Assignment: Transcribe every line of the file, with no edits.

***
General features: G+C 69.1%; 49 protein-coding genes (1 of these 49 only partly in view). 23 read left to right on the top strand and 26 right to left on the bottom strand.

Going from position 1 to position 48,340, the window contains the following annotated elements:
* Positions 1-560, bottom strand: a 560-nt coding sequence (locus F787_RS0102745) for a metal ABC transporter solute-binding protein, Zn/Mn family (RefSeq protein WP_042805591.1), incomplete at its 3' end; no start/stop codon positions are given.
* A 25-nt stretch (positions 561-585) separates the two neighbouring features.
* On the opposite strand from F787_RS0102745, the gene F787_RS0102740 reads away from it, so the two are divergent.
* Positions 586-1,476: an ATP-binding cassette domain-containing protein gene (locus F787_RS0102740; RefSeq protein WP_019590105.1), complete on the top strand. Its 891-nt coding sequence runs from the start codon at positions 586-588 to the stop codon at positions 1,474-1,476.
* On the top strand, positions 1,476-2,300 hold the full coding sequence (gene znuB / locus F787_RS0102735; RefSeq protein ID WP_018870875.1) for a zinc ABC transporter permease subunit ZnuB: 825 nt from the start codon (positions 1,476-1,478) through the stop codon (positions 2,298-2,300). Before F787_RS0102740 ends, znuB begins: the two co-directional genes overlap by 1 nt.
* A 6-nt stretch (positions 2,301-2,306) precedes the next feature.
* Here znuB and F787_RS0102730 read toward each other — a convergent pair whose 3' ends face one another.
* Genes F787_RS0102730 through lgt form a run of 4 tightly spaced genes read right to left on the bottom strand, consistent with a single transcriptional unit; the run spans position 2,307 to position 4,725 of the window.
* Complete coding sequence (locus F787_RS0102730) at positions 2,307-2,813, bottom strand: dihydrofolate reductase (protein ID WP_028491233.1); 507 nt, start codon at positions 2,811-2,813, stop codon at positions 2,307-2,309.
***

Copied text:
General features: G+C 69.1%; 49 protein-coding genes (1 of these 49 only partly in view). 23 read left to right on the top strand and 26 right to left on the bottom strand.

Going from position 1 to position 48,340, the window contains the following annotated elements:
* Positions 1-560, bottom strand: a 560-nt coding sequence (locus F787_RS0102745) for a metal ABC transporter solute-binding protein, Zn/Mn family (RefSeq protein WP_042805591.1), incomplete at its 3' end; no start/stop codon positions are given.
* A 25-nt stretch (positions 561-585) separates the two neighbouring features.
* On the opposite strand from F787_RS0102745, the gene F787_RS0102740 reads away from it, so the two are divergent.
* Positions 586-1,476: an ATP-binding cassette domain-containing protein gene (locus F787_RS0102740; RefSeq protein WP_019590105.1), complete on the top strand. Its 891-nt coding sequence runs from the start codon at positions 586-588 to the stop codon at positions 1,474-1,476.
* On the top strand, positions 1,476-2,300 hold the full coding sequence (gene znuB / locus F787_RS0102735; RefSeq protein ID WP_018870875.1) for a zinc ABC transporter permease subunit ZnuB: 825 nt from the start codon (positions 1,476-1,478) through the stop codon (positions 2,298-2,300). Before F787_RS0102740 ends, znuB begins: the two co-directional genes overlap by 1 nt.
* A 6-nt stretch (positions 2,301-2,306) precedes the next feature.
* Here znuB and F787_RS0102730 read toward each other — a convergent pair whose 3' ends face one another.
* Genes F787_RS0102730 through lgt form a run of 4 tightly spaced genes read right to left on the bottom strand, consistent with a single transcriptional unit; the run spans position 2,307 to position 4,725 of the window.
* Complete coding sequence (locus F787_RS0102730) at positions 2,307-2,813, bottom strand: dihydrofolate reductase (protein ID WP_028491233.1); 507 nt, start codon at positions 2,811-2,813, stop codon at positions 2,307-2,309.